Student-led protests at the University of Missouri regarding mismanagement of racial issues on campus led to the resignation of President Tim Wolfe and changes in university policy. Among them: the hiring of its first ever chief diversity, inclusion, and equity officer.
Following campus-wide protests that led to the resignation of University of Missouri System President Tim Wolfe last week, University of Missouri Board of Curators Chair Donald Cupps announced the university was “taking additional measures… to ensure that our campuses are free of acts of hatred” and “embody a culture of respect,” starting with the appointment of the school’s first ever chief diversity officer.
Tensions flared on campus in recent weeks after students held protests to show their disapproval with how then-president Wolfe handled racial issues on campus. Following Wolfe’s resignation, Cupps announced the board had created a series of initiatives to be implemented within the next 90 days, including the appointment of the University of Missouri system’s first-ever chief diversity, inclusion, and equity officer.
“Having a chief diversity officer is critical on campus,” National Association of Diversity Officers in Higher Education (NADOHE) President Dr. Benjamin Reese told Associations Now. This individual, who typically has a Ph.D. or J.D., and a strong background in diversity and inclusion, “provides leadership on diversity-related issues at a senior level,” said Reese, who is also vice president of the Office for Institutional Equity at Duke University.
A chief diversity officer’s work “really engages all of the ways students, staff, and faculty are different,” ranging from sexual orientation to cultural background to language to religion to gender, Reese said.
Faculty, staff, and students from a variety of backgrounds across the U.S. are “rightly calling for new commitment and comprehensive action to ensure that higher education will provide inclusive, respectful, and supportive environments for learners” from communities that are systemically underserved at all levels of the U.S. educational system, Association of American Colleges and Universities President Carol Geary Schneider said in a statement following the protests.
While Reese supports the university’s decision to create a chief diversity officer position, he said just having an individual in that role on campus is not enough. Other senior leaders, most notably the university president and chancellor, need to provide appropriate support and resources to that leader and work in collaboration with them. Reese added that if a campus is not supportive of the chief diversity officer, it’s likely the campus will be less inclusive and diverse.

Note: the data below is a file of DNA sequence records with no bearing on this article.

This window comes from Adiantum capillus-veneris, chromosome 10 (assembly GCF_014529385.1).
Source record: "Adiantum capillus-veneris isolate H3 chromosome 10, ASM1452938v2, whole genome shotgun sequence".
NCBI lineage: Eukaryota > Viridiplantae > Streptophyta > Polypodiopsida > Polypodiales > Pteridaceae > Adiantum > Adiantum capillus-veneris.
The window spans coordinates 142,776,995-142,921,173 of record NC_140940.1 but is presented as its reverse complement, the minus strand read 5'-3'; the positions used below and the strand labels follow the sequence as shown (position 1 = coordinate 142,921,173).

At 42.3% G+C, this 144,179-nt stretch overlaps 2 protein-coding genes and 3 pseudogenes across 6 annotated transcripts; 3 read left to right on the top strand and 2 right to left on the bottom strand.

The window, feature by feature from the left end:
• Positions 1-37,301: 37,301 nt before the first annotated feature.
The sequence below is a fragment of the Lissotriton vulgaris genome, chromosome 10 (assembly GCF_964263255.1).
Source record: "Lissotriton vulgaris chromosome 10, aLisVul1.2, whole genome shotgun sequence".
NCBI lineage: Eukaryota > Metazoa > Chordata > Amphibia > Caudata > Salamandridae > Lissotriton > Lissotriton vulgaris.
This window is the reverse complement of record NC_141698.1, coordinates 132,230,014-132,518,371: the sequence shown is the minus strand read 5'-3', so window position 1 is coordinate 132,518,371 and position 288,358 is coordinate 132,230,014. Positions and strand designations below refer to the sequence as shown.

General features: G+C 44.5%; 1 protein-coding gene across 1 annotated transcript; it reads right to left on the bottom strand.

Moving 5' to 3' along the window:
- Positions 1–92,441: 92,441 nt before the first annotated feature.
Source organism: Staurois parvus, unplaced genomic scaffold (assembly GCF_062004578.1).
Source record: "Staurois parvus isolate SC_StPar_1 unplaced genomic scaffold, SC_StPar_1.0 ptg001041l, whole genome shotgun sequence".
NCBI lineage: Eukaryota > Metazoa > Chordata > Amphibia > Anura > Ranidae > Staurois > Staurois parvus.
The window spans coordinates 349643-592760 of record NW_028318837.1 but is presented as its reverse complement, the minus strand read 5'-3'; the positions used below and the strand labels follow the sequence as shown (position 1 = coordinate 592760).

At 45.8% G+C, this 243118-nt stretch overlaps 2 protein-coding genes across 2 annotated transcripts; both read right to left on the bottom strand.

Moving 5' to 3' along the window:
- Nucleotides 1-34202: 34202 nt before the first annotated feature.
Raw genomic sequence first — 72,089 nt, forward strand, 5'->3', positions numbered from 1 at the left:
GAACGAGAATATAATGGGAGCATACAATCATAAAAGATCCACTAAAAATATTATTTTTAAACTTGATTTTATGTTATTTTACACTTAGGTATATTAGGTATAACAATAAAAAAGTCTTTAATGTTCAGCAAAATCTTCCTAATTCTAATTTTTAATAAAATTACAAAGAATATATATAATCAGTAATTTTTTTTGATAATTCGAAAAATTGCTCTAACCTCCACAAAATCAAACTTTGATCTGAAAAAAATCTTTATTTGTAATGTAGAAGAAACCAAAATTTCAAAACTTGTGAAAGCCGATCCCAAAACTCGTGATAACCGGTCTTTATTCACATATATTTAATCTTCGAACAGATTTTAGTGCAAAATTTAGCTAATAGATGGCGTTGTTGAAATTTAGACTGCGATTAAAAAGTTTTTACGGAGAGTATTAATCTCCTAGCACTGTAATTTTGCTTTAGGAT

Working to redress the “deepening divides that now characterize our democracy” begins with examining where we are as a society, in our own institutions, and “with a commitment to reversing the corrosive legacies of discrimination, marginalization, stigmatization, and violence in our society,” Schneider said.
While the number of chief diversity officers on college campuses in the U.S. is not currently known—although NADOHE will soon begin a survey to measure that—Reese said the number of chief diversity officers on college campuses was “steadily improving and increasing,” even before these most recent events, and that other campuses had recently created such positions following the latest news.
How the university responds right now “will define us,” University of Missouri system Interim President Mike Middleton, J.D. said in a statement. In order to move the university forward, Middleton encouraged university faculty, staff and students to “embrace,” with courage and conviction, the idea that “every member of our family deserves to be heard, deserves respect, and deserves equal access to a safe space where we can voice and explore our needs and feelings.”